Console Wars - A rising tide lifts all boats
Monday, May 11, 2020 • 1:00 PM EST
1. All major console providers are seeing a sharp increase in both game purchases and subscriptions to their respective online networks.
2. Nintendo has been the biggest winner of late, largely due to Animal Crossing and its in-game purchases.
3. Women have increased their spending disproportionately to men. 46% of new online subscriptions are now from women, as opposed to 39% before the pandemic.
A consequence of the "shelter-in-place" orders and the closure of our go-to entertainment destinations has been the surge in video gaming. In March, Verizon reported a 75% increase in video game usage during peak hours. Many games have implemented queuing systems to moderate the number of requests hitting their servers. And by this point, we've all either heard of, seen or played Animal Crossing. It's clear that gaming is on the rise, but is revenue keeping pace with increased play time? Let's take a look at how the three major console providers, Xbox, Nintendo and PlayStation, have been doing of late.
A quick glance at Gross Merchandise Volume (GMV) shows that all three platforms have benefited from increased consumer spending, which began growing rapidly in early March and peaked by the end of the month. While the spending gradually decreased through April, it has stabilized and is currently trending at ~2x January levels for PlayStation and Xbox, and ~3.8x for Nintendo. Nintendo's outperformance is heavily driven by the popularity of Animal Crossing: New Horizons, the latest release in the social simulation game series. The $70 title (and its slew of in-game purchases) shattered console records by becoming the first game to reach 5 million purchases within a single month.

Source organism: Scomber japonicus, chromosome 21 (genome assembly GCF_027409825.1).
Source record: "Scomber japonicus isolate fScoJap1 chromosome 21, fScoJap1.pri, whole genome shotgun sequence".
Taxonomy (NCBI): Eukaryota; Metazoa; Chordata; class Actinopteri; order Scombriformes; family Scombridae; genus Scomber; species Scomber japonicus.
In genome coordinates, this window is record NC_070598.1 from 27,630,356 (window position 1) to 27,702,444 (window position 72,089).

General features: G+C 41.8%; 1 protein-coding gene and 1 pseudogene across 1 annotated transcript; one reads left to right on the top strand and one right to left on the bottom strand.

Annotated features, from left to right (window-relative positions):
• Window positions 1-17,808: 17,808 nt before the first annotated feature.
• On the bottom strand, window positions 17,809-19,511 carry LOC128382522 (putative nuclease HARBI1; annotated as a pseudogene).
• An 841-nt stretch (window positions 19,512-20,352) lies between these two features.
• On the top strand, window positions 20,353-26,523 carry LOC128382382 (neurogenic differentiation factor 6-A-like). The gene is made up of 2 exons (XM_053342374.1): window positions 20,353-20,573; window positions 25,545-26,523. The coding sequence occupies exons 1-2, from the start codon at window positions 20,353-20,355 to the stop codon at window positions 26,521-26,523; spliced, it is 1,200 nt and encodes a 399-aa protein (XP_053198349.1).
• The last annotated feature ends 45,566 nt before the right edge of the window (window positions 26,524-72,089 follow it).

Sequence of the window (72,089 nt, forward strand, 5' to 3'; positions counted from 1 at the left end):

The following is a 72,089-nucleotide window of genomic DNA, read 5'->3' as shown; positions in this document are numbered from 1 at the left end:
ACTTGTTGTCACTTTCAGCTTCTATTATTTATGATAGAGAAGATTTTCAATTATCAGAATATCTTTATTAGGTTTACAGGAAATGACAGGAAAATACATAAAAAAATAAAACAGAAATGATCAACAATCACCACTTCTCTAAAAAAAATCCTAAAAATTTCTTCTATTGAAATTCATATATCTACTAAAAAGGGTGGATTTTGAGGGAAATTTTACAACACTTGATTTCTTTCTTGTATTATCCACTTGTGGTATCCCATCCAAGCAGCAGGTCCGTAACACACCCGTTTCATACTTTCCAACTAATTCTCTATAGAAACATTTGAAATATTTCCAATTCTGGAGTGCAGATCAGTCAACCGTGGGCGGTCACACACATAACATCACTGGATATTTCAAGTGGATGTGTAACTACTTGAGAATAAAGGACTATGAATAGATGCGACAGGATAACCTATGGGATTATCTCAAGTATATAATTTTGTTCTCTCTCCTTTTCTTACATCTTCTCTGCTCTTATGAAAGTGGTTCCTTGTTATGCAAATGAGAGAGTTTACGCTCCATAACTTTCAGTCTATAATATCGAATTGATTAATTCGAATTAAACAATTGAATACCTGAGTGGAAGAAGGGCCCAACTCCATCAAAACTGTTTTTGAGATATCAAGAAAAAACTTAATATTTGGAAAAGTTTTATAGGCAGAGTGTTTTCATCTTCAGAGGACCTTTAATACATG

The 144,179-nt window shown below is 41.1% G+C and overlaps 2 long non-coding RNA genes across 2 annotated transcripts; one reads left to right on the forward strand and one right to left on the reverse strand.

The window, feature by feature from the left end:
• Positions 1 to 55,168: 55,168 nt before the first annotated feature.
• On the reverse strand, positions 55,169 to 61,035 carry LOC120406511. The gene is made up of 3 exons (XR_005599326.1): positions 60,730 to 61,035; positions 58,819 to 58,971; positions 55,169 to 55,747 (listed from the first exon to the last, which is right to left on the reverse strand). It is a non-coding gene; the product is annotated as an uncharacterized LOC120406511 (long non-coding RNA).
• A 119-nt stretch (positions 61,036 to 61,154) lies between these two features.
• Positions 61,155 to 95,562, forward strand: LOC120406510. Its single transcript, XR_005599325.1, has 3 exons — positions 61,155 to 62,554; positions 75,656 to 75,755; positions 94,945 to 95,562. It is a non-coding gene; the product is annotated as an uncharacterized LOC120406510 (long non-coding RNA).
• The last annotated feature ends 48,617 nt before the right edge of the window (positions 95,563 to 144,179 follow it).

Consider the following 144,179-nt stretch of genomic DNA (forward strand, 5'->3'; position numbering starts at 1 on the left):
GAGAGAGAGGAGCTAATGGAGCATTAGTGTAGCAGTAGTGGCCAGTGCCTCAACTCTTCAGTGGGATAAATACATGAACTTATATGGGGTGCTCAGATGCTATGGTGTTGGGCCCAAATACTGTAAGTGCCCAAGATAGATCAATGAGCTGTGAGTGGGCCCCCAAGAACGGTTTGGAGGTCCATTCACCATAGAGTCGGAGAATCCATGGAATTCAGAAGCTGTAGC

Weekly GMV Trend - Indexed
Weekly GMV Trend - Without Nintendo
GMV Trend - Subscriptions & Games (Indexed)
Consumers are spending more often, as buyers increased their monthly purchase frequency by ~18% in March-April, (in comparison to the months preceding the pandemic). We're now seeing close to four paid purchases per month per consumer across the category.
Transaction Frequency Per Month
Consumers are also spending more per purchase, as the average order value across platforms increased by 23%.
Average Order Value ($)
New online subscriptions, which allow gamers to access multiplayer functionality, also increased by ~3-4x. This increase was fairly consistent across both short term and long term subscription plans, though new PlayStation subscriptions appeared to shift to longer term plans, a phenomenon we can't quite explain.
Subscription Acquisition - Indexed
Finally, the average age of online subscribers has decreased. While 25-34 year olds still make up almost half of all new subscribers, there's been a notable increase in subscriptions in under-25s who now account for ~35% of all new subscribers.
Quarantine boredom, the great equalizer
While the surge in spending seems to apply to everyone, women disproportionately increased their spend. Overall, women are now spending roughly 2.7x what they were before the pandemic (vs 1.9x for men).
Weekly GMV Trend - By Gender
This behavior is also observed when looking at online subscribers. Over the last two months we've seen a flurry of new subscriptions from females, and are now looking at near equal representation of the two genders across new subscribers. Prior to the pandemic, 2.9% of women in our panel were subscribed to one of the three console provider's online gaming network. This number now sits at 4.2%. Subscribed men, who made up 5.2% of our panel before the pandemic, are now at 6.8%.
Our theory is that men, who tend to spend much more time and money on gaming, were more likely to have the games and subscriptions they desired before COVID-19 hit our shores in comparison to women.
Note: Our sampling of consumers that don't identify as male or female is rather small. As a result, we avoid drawing any broad conclusions regarding this segment of the population (grouped as "Other" in our analysis).